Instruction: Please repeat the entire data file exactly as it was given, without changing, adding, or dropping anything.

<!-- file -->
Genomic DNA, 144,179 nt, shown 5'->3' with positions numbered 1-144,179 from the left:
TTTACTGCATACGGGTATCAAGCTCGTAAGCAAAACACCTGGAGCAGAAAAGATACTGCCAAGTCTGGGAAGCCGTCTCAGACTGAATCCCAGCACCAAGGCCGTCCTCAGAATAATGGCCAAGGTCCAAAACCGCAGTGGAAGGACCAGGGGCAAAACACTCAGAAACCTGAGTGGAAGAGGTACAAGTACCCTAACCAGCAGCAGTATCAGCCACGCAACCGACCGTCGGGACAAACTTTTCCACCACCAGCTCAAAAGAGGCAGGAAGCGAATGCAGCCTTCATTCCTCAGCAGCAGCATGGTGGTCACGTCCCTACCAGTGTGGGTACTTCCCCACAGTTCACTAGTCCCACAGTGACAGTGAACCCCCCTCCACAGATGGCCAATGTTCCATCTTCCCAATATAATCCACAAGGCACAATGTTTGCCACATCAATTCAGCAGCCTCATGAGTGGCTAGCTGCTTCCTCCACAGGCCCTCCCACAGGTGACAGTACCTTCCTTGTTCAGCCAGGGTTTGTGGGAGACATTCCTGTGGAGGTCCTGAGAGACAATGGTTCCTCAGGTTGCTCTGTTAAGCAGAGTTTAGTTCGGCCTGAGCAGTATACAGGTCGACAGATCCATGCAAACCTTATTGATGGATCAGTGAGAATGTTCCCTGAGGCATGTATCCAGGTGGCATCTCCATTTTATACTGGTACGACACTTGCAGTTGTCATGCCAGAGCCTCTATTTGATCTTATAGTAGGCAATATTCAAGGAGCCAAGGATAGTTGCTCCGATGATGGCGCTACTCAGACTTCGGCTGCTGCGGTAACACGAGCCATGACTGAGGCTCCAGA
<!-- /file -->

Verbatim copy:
Genomic DNA, 144,179 nt, shown 5'->3' with positions numbered 1-144,179 from the left:
TTTACTGCATACGGGTATCAAGCTCGTAAGCAAAACACCTGGAGCAGAAAAGATACTGCCAAGTCTGGGAAGCCGTCTCAGACTGAATCCCAGCACCAAGGCCGTCCTCAGAATAATGGCCAAGGTCCAAAACCGCAGTGGAAGGACCAGGGGCAAAACACTCAGAAACCTGAGTGGAAGAGGTACAAGTACCCTAACCAGCAGCAGTATCAGCCACGCAACCGACCGTCGGGACAAACTTTTCCACCACCAGCTCAAAAGAGGCAGGAAGCGAATGCAGCCTTCATTCCTCAGCAGCAGCATGGTGGTCACGTCCCTACCAGTGTGGGTACTTCCCCACAGTTCACTAGTCCCACAGTGACAGTGAACCCCCCTCCACAGATGGCCAATGTTCCATCTTCCCAATATAATCCACAAGGCACAATGTTTGCCACATCAATTCAGCAGCCTCATGAGTGGCTAGCTGCTTCCTCCACAGGCCCTCCCACAGGTGACAGTACCTTCCTTGTTCAGCCAGGGTTTGTGGGAGACATTCCTGTGGAGGTCCTGAGAGACAATGGTTCCTCAGGTTGCTCTGTTAAGCAGAGTTTAGTTCGGCCTGAGCAGTATACAGGTCGACAGATCCATGCAAACCTTATTGATGGATCAGTGAGAATGTTCCCTGAGGCATGTATCCAGGTGGCATCTCCATTTTATACTGGTACGACACTTGCAGTTGTCATGCCAGAGCCTCTATTTGATCTTATAGTAGGCAATATTCAAGGAGCCAAGGATAGTTGCTCCGATGATGGCGCTACTCAGACTTCGGCTGCTGCGGTAACACGAGCCATGACTGAGGCTCCAGA